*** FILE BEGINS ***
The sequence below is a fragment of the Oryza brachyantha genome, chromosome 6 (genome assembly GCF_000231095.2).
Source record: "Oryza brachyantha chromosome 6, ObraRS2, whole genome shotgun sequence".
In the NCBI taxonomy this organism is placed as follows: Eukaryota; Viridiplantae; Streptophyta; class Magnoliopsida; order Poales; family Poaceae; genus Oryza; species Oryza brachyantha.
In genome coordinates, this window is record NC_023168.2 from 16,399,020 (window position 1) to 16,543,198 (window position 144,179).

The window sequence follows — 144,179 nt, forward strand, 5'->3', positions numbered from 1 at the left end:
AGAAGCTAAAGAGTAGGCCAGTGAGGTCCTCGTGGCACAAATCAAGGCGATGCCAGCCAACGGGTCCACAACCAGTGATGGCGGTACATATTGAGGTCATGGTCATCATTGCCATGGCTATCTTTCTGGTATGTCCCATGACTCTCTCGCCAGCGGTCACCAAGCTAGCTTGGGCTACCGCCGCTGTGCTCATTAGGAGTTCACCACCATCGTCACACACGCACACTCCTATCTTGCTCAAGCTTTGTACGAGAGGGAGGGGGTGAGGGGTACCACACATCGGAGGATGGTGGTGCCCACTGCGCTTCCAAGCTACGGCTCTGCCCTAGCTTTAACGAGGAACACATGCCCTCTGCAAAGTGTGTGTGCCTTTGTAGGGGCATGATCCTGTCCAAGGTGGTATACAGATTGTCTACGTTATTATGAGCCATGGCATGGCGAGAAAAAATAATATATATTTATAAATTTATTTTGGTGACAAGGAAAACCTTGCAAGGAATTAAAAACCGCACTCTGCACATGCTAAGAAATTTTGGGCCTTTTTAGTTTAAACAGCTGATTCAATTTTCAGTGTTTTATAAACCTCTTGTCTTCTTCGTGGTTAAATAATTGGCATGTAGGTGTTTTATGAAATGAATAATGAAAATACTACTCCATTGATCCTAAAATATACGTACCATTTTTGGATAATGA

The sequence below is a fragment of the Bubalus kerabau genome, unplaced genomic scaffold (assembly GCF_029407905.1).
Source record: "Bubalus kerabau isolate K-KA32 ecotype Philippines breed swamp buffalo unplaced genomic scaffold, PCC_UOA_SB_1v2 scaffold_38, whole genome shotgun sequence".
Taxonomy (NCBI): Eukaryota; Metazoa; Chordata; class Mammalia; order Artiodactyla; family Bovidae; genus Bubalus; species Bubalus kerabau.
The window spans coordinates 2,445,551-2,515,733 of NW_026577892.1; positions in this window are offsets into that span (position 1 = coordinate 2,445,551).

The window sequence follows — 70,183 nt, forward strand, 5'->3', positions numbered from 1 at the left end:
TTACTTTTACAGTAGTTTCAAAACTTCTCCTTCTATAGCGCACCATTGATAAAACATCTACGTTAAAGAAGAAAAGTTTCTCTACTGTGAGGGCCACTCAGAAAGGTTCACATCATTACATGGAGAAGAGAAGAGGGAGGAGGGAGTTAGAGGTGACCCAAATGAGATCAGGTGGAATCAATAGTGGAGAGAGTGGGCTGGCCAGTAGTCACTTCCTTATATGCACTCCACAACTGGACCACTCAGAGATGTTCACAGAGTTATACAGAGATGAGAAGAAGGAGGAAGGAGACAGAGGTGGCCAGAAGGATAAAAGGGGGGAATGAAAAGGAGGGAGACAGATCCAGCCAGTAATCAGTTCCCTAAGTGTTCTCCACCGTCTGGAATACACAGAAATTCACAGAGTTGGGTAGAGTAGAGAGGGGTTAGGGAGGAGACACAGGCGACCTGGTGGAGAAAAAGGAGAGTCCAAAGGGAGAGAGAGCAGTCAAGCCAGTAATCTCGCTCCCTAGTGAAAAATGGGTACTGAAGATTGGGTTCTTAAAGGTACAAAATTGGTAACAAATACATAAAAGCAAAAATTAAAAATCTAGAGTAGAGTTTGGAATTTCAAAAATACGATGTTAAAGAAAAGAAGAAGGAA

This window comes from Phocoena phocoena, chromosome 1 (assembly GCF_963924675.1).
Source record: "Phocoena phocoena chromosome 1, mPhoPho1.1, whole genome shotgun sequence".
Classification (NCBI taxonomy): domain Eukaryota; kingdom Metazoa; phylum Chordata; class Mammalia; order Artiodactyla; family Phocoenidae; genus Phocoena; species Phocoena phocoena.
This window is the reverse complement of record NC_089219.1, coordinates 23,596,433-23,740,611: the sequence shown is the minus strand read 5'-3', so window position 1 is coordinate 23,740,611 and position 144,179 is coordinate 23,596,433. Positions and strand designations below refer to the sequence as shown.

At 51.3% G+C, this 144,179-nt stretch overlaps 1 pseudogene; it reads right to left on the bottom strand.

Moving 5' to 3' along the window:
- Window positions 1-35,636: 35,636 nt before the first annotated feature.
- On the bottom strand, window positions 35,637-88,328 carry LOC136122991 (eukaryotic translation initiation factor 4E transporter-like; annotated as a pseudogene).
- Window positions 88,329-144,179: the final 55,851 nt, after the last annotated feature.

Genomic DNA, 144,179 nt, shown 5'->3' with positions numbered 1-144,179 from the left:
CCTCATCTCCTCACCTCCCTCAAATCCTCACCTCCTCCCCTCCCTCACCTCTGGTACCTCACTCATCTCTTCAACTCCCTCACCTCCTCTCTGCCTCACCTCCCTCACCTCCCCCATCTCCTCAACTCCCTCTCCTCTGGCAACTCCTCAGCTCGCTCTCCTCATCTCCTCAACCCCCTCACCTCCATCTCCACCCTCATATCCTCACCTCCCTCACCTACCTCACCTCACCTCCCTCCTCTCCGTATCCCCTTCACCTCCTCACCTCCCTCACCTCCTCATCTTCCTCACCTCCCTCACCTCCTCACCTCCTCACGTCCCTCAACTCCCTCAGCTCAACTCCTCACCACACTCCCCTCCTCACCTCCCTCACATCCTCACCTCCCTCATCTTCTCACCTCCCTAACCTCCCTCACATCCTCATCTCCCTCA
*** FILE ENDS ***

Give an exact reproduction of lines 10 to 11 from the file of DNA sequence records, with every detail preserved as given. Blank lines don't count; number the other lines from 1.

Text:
The window spans coordinates 2,445,551-2,515,733 of NW_026577892.1; positions in this window are offsets into that span (position 1 = coordinate 2,445,551).

The window sequence follows — 70,183 nt, forward strand, 5'->3', positions numbered from 1 at the left end: